Does intensive coaching reduce school dropout? Evidence from a randomized experiment
Economics of Education Review , Volume 48 p. 184- 197
School dropout is an important social and economic problem. This paper investigates the effect of an intensive coaching program aimed at reducing school dropout rates among students aged 16-20. Students received support and guidance with their study activities, personal problems and internships in firms. The coaching program lasted one or two years. Students were randomly assigned to the coaching program. We find that one year of coaching reduced school dropout rates by more than 40% from 17 to 10 percentage points. The second year of coaching further reduced school dropout by 1 percentage point. The program is most effective for students with a high ex-ante probability of dropping out, such as students no longer obliged to be in formal education, male students, and students not living with both parents. Cost-benefit analysis suggests that one year of coaching is likely to yield a net social gain.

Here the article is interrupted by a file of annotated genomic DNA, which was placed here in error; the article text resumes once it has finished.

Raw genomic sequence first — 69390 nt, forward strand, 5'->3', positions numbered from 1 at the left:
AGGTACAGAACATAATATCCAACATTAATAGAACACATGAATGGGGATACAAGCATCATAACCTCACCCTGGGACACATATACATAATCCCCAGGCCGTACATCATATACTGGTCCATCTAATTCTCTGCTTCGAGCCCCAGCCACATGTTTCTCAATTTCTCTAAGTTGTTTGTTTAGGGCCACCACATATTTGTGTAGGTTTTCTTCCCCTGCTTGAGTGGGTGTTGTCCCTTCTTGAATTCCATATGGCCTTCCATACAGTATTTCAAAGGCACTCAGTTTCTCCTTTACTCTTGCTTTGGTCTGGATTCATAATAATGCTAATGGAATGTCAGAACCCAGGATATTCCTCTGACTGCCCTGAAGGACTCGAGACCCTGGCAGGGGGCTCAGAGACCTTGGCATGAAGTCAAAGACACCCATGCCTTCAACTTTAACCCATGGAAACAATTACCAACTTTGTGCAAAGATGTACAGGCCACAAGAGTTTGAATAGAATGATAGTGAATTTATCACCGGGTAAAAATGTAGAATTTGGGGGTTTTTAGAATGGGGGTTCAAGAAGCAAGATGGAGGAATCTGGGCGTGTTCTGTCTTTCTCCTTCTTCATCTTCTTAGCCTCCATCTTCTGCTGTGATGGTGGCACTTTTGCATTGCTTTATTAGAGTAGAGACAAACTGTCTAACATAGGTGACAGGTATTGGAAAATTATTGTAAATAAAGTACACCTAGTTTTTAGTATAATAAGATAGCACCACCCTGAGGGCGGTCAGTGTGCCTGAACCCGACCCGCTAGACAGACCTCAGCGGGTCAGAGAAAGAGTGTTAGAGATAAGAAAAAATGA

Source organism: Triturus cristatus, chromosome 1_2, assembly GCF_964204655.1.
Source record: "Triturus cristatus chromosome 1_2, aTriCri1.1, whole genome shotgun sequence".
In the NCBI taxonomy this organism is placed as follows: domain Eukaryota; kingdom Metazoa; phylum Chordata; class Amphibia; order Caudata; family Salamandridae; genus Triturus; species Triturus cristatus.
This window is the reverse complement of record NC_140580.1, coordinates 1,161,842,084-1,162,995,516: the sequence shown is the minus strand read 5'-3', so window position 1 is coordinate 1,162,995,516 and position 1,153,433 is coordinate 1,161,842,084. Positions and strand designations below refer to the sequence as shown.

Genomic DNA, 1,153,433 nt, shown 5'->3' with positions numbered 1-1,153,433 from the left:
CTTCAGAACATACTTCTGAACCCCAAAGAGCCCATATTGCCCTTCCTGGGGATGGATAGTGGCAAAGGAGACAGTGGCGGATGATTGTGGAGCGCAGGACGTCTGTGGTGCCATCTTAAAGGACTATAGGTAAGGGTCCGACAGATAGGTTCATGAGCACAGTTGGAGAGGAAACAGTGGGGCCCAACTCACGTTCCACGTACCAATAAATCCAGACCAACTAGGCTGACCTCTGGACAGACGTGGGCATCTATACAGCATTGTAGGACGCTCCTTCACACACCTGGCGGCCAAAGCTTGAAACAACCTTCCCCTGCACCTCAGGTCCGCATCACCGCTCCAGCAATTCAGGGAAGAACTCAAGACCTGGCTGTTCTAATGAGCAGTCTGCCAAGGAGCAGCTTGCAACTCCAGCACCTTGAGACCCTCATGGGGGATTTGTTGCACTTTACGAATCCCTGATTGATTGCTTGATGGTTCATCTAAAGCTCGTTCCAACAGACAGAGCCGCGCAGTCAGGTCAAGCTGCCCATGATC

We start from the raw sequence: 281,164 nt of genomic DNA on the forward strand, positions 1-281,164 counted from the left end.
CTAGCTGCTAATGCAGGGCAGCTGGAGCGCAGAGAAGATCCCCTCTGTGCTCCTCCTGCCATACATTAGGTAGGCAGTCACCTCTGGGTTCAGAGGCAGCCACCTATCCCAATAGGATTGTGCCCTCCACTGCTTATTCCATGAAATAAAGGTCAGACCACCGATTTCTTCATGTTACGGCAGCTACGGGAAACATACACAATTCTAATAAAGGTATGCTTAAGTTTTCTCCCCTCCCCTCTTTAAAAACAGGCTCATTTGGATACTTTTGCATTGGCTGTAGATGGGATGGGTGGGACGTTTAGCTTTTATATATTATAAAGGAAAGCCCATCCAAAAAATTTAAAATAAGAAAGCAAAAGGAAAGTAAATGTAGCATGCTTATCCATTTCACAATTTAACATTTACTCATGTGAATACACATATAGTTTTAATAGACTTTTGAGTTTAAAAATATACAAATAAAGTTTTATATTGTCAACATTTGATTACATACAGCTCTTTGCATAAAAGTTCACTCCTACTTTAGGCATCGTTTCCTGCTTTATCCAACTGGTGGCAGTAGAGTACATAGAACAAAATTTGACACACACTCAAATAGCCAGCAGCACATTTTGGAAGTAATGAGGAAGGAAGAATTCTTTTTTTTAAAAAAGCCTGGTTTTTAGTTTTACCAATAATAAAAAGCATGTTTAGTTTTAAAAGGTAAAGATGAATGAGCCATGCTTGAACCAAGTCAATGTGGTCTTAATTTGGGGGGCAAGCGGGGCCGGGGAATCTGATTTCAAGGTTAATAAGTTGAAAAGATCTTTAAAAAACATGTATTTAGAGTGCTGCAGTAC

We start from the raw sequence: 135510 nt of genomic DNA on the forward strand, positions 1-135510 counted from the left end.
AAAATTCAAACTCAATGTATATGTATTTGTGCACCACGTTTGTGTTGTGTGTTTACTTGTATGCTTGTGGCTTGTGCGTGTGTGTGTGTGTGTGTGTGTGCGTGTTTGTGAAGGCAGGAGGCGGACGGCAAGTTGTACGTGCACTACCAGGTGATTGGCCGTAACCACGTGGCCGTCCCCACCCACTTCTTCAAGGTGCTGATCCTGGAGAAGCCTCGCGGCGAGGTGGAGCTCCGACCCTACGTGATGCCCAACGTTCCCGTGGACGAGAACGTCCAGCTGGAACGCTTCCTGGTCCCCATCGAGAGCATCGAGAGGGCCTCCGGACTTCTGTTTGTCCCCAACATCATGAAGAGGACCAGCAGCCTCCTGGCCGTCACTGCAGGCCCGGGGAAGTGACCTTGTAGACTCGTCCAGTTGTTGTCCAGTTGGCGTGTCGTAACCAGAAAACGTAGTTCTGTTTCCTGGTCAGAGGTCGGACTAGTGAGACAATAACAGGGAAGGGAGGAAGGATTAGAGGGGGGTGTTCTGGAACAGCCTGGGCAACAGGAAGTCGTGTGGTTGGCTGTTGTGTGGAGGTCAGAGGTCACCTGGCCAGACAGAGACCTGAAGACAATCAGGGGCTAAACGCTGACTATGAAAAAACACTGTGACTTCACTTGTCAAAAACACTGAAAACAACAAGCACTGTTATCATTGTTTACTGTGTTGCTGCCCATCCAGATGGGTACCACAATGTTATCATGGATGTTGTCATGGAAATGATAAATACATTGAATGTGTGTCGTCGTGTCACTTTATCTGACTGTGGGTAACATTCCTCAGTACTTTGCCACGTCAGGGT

|Coaching, H43, I2, Impact evaluation, Randomized experiment, School dropout, Students at risk|
|Economics of Education Review|
|Organisation||Erasmus School of Economics|
van der Steeg, M, van Elk, R, & Webbink, H.D. (2015). Does intensive coaching reduce school dropout? Evidence from a randomized experiment. Economics of Education Review, 48, 184–197. doi:10.1016/j.econedurev.2015.07.006